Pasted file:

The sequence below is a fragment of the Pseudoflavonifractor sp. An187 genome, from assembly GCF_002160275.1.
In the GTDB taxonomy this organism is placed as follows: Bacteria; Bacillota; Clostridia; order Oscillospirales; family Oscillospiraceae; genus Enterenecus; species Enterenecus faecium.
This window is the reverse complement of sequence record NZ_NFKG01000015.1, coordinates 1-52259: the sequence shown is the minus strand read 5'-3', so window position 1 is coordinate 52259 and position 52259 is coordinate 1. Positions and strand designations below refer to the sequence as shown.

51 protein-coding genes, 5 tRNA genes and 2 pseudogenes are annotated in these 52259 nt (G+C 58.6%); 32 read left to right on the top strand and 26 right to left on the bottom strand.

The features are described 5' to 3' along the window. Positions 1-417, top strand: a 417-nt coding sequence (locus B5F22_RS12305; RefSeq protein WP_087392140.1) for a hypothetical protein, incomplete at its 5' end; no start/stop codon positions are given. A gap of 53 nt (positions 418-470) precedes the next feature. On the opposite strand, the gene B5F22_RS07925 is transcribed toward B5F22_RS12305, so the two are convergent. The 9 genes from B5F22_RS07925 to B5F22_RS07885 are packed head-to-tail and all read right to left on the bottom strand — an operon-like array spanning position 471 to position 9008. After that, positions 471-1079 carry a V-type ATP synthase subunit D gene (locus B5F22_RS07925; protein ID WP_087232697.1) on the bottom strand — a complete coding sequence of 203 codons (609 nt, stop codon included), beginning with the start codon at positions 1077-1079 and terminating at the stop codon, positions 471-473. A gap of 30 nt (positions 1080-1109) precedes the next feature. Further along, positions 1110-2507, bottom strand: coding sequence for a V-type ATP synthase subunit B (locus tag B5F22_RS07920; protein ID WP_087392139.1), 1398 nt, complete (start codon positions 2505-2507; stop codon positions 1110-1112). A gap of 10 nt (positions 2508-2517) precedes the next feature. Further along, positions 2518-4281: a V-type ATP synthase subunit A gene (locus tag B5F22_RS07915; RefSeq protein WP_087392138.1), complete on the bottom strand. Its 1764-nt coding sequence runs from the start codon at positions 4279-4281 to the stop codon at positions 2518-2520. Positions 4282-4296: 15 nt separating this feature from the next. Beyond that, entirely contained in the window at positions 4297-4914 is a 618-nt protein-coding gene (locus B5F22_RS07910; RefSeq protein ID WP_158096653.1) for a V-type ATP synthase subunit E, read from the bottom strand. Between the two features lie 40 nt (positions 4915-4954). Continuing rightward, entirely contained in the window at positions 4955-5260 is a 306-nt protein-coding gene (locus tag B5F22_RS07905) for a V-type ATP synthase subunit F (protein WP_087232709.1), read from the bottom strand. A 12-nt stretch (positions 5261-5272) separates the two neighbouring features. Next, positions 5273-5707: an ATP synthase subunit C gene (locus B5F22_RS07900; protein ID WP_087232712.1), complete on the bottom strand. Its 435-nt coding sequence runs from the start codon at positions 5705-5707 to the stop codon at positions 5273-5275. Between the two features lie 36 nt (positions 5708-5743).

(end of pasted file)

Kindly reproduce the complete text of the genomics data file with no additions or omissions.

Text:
The sequence below is a fragment of the Pseudoflavonifractor sp. An187 genome, from assembly GCF_002160275.1.
In the GTDB taxonomy this organism is placed as follows: Bacteria; Bacillota; Clostridia; order Oscillospirales; family Oscillospiraceae; genus Enterenecus; species Enterenecus faecium.
This window is the reverse complement of sequence record NZ_NFKG01000015.1, coordinates 1-52259: the sequence shown is the minus strand read 5'-3', so window position 1 is coordinate 52259 and position 52259 is coordinate 1. Positions and strand designations below refer to the sequence as shown.

51 protein-coding genes, 5 tRNA genes and 2 pseudogenes are annotated in these 52259 nt (G+C 58.6%); 32 read left to right on the top strand and 26 right to left on the bottom strand.

The features are described 5' to 3' along the window. Positions 1-417, top strand: a 417-nt coding sequence (locus B5F22_RS12305; RefSeq protein WP_087392140.1) for a hypothetical protein, incomplete at its 5' end; no start/stop codon positions are given. A gap of 53 nt (positions 418-470) precedes the next feature. On the opposite strand, the gene B5F22_RS07925 is transcribed toward B5F22_RS12305, so the two are convergent. The 9 genes from B5F22_RS07925 to B5F22_RS07885 are packed head-to-tail and all read right to left on the bottom strand — an operon-like array spanning position 471 to position 9008. After that, positions 471-1079 carry a V-type ATP synthase subunit D gene (locus B5F22_RS07925; protein ID WP_087232697.1) on the bottom strand — a complete coding sequence of 203 codons (609 nt, stop codon included), beginning with the start codon at positions 1077-1079 and terminating at the stop codon, positions 471-473. A gap of 30 nt (positions 1080-1109) precedes the next feature. Further along, positions 1110-2507, bottom strand: coding sequence for a V-type ATP synthase subunit B (locus tag B5F22_RS07920; protein ID WP_087392139.1), 1398 nt, complete (start codon positions 2505-2507; stop codon positions 1110-1112). A gap of 10 nt (positions 2508-2517) precedes the next feature. Further along, positions 2518-4281: a V-type ATP synthase subunit A gene (locus tag B5F22_RS07915; RefSeq protein WP_087392138.1), complete on the bottom strand. Its 1764-nt coding sequence runs from the start codon at positions 4279-4281 to the stop codon at positions 2518-2520. Positions 4282-4296: 15 nt separating this feature from the next. Beyond that, entirely contained in the window at positions 4297-4914 is a 618-nt protein-coding gene (locus B5F22_RS07910; RefSeq protein ID WP_158096653.1) for a V-type ATP synthase subunit E, read from the bottom strand. Between the two features lie 40 nt (positions 4915-4954). Continuing rightward, entirely contained in the window at positions 4955-5260 is a 306-nt protein-coding gene (locus tag B5F22_RS07905) for a V-type ATP synthase subunit F (protein WP_087232709.1), read from the bottom strand. A 12-nt stretch (positions 5261-5272) separates the two neighbouring features. Next, positions 5273-5707: an ATP synthase subunit C gene (locus B5F22_RS07900; protein ID WP_087232712.1), complete on the bottom strand. Its 435-nt coding sequence runs from the start codon at positions 5705-5707 to the stop codon at positions 5273-5275. Between the two features lie 36 nt (positions 5708-5743).